Cash Secured Puts: Selling cash secured puts is an option strategy in which a put option is written against a sufficient amount of cash (or T-bills to pay for the stock purchase if the short option is assigned).  The put seller is obligating himself to potentially buy the underlying stock at a given strike price and expiration date, in return for receiving a put option premium.  If the stock declines below the strike price at or near the put option's expiration date, the stock will be assigned/sold to the put seller at the strike price.  Example: If you sell 1 July $20 put option for stock "ABC" at $2.00, and stock "ABC" goes to $19.00 near or at expiration time on the 3rd Friday of July, you'll be assigned/sold 100 shares of stock "ABC" at $20.00. However, your break-even cost is only $18.00, (the $20 strike price minus the $2.00 put premium you were paid for selling the put.) 

 

 

Day order: A type of option order which instructs the broker to cancel any unfilled portion of the order at the close of trading on the day the order is first entered. 

 

Exercise/Strike price: The price at which the owner of an option can purchase (call) or sell (put) the underlying stock. Used interchangeably with striking price, strike, or exercise price.

 

Expiration Date: The date upon which an option contract will expire. For US options, this is usually after the market close on the 3rd Friday of the month. The options clearing house then settles all open contracts, and, the brokers, in turn, post any purchases or sales resulting from call or put assignments, into the retail customers' brokerage accounts, on Saturday/Sunday of that weekend.

 

Greeks: The Greek letters names that refer to various parameters that go into pricing an option, such as Theta for time value, Delta for price change, Gamma, Vega, etc.

 

Historic volatility: A measure of actual stock price changes over a specific period of time.

 

 

Implied volatility: The volatility percentage that produces the 'best fit' for all underlying option prices on that underlying stock. The market’s expected volatility for a stock or index.

 

In-The-Money: An adjective used to describe an option with intrinsic value. A call option is in the money if the stock price is above the strike price. A put option is in the money if the stock price is below the strike price.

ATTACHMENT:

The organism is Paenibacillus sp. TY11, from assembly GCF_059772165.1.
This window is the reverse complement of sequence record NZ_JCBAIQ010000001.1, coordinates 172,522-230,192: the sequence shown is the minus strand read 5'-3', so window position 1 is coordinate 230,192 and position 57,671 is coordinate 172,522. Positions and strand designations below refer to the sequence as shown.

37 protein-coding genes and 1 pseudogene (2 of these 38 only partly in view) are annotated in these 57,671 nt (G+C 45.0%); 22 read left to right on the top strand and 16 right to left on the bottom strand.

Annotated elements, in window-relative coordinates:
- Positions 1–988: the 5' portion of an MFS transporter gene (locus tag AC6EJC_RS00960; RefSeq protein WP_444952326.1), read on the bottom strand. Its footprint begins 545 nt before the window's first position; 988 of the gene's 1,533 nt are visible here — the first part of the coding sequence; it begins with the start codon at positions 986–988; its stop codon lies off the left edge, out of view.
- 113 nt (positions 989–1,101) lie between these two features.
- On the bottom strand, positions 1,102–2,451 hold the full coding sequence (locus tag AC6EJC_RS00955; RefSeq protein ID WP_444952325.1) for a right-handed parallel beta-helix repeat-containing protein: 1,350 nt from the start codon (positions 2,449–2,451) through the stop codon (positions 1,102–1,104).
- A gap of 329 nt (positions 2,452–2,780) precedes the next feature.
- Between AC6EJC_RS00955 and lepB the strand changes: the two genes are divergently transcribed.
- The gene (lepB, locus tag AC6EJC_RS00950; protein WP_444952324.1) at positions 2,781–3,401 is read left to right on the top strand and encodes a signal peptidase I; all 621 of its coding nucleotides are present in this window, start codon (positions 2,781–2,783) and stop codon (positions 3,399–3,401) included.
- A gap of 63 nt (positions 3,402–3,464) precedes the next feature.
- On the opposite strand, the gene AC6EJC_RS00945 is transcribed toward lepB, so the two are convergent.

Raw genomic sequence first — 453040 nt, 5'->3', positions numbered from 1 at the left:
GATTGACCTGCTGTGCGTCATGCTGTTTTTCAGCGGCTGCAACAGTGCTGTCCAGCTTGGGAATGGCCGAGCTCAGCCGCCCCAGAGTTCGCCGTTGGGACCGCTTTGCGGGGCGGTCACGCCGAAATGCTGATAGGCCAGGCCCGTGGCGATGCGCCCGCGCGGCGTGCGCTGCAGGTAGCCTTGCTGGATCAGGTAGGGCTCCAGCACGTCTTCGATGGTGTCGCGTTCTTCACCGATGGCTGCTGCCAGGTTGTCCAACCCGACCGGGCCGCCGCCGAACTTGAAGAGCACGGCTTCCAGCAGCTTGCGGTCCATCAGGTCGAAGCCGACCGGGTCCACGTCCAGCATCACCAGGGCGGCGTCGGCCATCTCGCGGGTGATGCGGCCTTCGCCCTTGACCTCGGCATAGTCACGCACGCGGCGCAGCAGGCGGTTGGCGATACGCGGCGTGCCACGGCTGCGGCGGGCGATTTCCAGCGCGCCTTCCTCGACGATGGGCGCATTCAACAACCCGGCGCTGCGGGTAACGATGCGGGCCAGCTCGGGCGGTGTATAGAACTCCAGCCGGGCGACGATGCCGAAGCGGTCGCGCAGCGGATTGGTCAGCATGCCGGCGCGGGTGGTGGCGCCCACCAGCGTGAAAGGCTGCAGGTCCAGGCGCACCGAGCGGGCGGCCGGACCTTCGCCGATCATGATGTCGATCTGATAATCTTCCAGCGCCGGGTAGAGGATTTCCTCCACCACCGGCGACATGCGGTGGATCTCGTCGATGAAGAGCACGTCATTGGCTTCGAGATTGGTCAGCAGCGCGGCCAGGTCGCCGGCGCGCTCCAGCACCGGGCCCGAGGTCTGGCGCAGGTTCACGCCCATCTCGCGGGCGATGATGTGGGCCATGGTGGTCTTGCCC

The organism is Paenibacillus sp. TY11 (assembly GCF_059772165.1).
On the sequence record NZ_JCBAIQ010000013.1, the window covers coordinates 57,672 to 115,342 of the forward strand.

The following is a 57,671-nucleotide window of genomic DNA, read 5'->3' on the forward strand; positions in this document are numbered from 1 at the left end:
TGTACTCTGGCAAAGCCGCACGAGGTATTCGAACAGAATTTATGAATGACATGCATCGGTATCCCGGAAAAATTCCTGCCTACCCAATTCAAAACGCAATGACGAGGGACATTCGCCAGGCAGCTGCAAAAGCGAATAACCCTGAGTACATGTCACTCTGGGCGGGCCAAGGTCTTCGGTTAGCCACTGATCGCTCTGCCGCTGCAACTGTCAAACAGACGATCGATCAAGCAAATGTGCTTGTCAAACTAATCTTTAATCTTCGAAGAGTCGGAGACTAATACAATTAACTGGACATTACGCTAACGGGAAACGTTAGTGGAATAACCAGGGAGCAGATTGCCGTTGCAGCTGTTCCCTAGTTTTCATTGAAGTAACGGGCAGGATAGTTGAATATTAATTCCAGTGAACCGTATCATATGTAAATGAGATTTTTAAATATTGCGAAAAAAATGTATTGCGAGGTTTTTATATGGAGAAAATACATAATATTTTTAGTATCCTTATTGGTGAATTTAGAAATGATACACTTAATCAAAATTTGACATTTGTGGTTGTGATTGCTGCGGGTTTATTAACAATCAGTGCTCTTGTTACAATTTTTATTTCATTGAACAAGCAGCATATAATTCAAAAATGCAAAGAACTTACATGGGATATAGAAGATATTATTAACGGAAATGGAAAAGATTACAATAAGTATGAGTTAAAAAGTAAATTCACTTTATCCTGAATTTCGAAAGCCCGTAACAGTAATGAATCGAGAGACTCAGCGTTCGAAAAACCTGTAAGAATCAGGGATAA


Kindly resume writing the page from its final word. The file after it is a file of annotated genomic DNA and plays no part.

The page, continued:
Long-dated options: In English, this means calls and puts with an expiration as long as thirty-nine months. Some equities have two LEAPS series at any time with a January expiration – Jan. 2013, Jan. 2014, Jan 2015, for example.

 

Open Interest: The number of option contracts that are open/unsettled at any given time. Stocks with heavier volume tend to have larger open interest.

 

Option: A contract that gives the owner the right, but not the obligation, to buy or sell a particular asset (the underlying stock) at a fixed price (the strike price) for a specific period of time (until expiration) . The contract also obligates the writer/seller to meet the terms of delivery if the contract right is exercised by the owner. 1 option contract corresponds to 100 shares of the underlying stock.

 

Option period: The time from when an option contract is created by a writer of that option to the expiration date; sometimes referred to as an option's 'lifetime.'

 

 

Out-of-the-money: An adjective used to describe an option that has no intrinsic value, i.e., all of its value consists of time value. A call option is out of the money if the stock price is below its strike price. A put option is out of the money if the stock price is above its strike price.

 

Premium: Total price of an option: intrinsic value plus time value.

 

Put option: An option contract that gives the owner the right to sell the underlying stock at a specified price (its strike price) for a certain, fixed period of time (until its expiration). For the writer of a put option, the contract represents an obligation to buy the underlying stock from the option owner if the option is assigned.

 

 

Sell to Open: The action to specify when opening a short option position, such as selling a covered call.

 

Settlement: The process by which the underlying stock is transferred from one brokerage account to another when equity option contracts are exercised by their owners and the inherent obligations assigned to option writers.

 

Static Yield:  In a Covered Call options trade, the combination of the dividends and call option money received, divided by the cost of the underlying stock.

 

Time decay: A term used to describe how the theoretical value of an option 'erodes' or reduces with the passage of time. Time decay is specifically quantified by theta.

 

Volatility: A measure of stock price fluctuation. Mathematically, volatility is the annualized standard deviation of a stock's daily price changes.